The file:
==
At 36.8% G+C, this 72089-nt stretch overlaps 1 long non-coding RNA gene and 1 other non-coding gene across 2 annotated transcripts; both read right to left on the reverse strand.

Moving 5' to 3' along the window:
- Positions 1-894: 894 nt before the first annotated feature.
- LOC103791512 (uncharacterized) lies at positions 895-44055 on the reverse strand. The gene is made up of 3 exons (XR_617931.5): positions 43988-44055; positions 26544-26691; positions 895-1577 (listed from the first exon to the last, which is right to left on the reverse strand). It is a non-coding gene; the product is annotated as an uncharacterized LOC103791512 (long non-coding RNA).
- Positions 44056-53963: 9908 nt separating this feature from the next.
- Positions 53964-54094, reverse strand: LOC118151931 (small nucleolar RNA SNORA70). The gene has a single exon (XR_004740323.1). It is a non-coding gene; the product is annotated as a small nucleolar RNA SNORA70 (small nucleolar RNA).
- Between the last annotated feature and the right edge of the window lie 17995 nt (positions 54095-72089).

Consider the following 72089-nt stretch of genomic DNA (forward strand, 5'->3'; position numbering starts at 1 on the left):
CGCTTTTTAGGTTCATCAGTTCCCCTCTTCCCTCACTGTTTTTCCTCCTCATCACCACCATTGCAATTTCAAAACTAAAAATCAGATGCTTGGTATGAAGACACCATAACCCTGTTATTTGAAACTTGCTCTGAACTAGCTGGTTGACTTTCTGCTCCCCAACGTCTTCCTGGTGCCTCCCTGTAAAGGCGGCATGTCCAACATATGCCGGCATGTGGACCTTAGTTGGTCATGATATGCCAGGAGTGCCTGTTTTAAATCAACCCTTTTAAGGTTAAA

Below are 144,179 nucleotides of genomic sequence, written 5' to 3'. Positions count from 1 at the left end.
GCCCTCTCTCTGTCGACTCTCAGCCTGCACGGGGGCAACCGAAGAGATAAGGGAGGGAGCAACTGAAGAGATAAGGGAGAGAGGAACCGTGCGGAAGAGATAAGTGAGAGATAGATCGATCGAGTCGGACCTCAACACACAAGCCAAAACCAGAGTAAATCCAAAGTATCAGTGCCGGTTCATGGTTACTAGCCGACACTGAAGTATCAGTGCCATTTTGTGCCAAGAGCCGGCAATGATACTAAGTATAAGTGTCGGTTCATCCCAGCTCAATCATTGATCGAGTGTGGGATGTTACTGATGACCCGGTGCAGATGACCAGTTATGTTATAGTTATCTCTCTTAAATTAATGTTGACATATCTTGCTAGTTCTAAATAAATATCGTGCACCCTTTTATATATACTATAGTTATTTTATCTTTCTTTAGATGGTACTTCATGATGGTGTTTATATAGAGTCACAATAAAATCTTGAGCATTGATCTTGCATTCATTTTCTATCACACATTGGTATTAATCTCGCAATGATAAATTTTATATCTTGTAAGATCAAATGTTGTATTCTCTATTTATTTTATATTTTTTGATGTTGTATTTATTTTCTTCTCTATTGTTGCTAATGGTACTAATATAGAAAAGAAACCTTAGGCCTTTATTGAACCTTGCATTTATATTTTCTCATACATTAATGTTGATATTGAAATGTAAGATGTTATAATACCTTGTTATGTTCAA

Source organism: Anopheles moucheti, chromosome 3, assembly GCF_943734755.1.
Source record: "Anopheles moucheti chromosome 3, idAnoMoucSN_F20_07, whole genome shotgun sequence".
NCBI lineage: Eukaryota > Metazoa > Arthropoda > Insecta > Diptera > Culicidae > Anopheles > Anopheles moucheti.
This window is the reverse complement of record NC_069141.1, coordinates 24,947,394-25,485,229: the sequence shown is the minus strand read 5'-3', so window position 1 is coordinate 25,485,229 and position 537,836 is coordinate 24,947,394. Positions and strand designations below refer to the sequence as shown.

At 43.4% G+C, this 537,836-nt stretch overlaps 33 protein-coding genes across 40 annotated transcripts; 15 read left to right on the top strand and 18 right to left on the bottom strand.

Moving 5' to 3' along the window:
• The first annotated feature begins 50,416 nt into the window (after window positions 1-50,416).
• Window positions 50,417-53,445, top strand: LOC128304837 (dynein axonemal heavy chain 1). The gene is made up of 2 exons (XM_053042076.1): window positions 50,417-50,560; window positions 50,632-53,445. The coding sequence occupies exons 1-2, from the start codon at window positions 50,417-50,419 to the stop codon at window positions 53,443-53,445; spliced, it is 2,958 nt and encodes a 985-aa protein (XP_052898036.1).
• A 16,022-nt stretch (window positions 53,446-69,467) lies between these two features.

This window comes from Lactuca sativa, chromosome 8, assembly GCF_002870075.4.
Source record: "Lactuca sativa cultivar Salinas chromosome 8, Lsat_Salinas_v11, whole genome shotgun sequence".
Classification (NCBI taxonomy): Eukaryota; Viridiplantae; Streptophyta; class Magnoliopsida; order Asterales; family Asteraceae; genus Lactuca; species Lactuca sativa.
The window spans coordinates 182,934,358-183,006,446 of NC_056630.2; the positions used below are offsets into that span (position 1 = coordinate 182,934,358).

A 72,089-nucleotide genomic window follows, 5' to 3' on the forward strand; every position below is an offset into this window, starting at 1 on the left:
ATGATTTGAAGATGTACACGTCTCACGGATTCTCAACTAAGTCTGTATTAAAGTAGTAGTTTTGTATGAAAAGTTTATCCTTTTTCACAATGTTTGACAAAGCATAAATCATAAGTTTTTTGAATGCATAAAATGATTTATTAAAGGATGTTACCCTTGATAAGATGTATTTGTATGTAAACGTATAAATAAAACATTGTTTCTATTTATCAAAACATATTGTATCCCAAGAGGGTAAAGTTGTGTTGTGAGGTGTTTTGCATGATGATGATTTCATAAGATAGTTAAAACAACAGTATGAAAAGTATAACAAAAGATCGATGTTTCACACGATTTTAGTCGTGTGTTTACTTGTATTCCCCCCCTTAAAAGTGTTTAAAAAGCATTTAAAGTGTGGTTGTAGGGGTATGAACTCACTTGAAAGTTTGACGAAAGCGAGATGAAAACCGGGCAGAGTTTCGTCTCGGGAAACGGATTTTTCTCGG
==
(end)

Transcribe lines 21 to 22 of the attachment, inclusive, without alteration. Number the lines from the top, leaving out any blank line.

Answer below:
This window comes from Lactuca sativa, chromosome 8, assembly GCF_002870075.4.
Source record: "Lactuca sativa cultivar Salinas chromosome 8, Lsat_Salinas_v11, whole genome shotgun sequence".